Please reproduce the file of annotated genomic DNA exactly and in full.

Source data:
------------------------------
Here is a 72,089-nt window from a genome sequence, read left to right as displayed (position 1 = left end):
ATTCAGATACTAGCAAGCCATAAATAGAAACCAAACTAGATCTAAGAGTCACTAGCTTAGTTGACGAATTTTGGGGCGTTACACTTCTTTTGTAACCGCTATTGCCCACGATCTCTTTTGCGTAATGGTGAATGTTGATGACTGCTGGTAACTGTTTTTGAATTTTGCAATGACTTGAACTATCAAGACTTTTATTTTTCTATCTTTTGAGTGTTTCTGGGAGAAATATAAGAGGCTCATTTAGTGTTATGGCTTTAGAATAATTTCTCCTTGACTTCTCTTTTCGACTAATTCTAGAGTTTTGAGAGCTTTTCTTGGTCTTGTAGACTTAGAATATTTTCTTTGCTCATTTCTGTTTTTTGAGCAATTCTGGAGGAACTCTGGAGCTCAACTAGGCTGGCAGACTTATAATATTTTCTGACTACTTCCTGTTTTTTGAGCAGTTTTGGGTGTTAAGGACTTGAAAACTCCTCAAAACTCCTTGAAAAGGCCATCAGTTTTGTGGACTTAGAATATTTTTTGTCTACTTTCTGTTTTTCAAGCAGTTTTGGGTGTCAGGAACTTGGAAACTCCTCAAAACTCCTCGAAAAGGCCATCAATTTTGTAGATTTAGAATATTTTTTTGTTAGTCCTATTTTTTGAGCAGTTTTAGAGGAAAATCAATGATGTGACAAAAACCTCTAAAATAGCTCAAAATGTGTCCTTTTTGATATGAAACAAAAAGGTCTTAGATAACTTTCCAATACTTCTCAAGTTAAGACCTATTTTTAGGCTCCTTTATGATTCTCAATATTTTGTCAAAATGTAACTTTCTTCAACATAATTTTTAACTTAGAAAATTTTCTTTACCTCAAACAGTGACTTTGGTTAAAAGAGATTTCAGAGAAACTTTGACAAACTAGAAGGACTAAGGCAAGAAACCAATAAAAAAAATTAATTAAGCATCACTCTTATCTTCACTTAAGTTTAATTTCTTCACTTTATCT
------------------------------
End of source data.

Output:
Here is a 72,089-nt window from a genome sequence, read left to right as displayed (position 1 = left end):
ATTCAGATACTAGCAAGCCATAAATAGAAACCAAACTAGATCTAAGAGTCACTAGCTTAGTTGACGAATTTTGGGGCGTTACACTTCTTTTGTAACCGCTATTGCCCACGATCTCTTTTGCGTAATGGTGAATGTTGATGACTGCTGGTAACTGTTTTTGAATTTTGCAATGACTTGAACTATCAAGACTTTTATTTTTCTATCTTTTGAGTGTTTCTGGGAGAAATATAAGAGGCTCATTTAGTGTTATGGCTTTAGAATAATTTCTCCTTGACTTCTCTTTTCGACTAATTCTAGAGTTTTGAGAGCTTTTCTTGGTCTTGTAGACTTAGAATATTTTCTTTGCTCATTTCTGTTTTTTGAGCAATTCTGGAGGAACTCTGGAGCTCAACTAGGCTGGCAGACTTATAATATTTTCTGACTACTTCCTGTTTTTTGAGCAGTTTTGGGTGTTAAGGACTTGAAAACTCCTCAAAACTCCTTGAAAAGGCCATCAGTTTTGTGGACTTAGAATATTTTTTGTCTACTTTCTGTTTTTCAAGCAGTTTTGGGTGTCAGGAACTTGGAAACTCCTCAAAACTCCTCGAAAAGGCCATCAATTTTGTAGATTTAGAATATTTTTTTGTTAGTCCTATTTTTTGAGCAGTTTTAGAGGAAAATCAATGATGTGACAAAAACCTCTAAAATAGCTCAAAATGTGTCCTTTTTGATATGAAACAAAAAGGTCTTAGATAACTTTCCAATACTTCTCAAGTTAAGACCTATTTTTAGGCTCCTTTATGATTCTCAATATTTTGTCAAAATGTAACTTTCTTCAACATAATTTTTAACTTAGAAAATTTTCTTTACCTCAAACAGTGACTTTGGTTAAAAGAGATTTCAGAGAAACTTTGACAAACTAGAAGGACTAAGGCAAGAAACCAATAAAAAAAATTAATTAAGCATCACTCTTATCTTCACTTAAGTTTAATTTCTTCACTTTATCT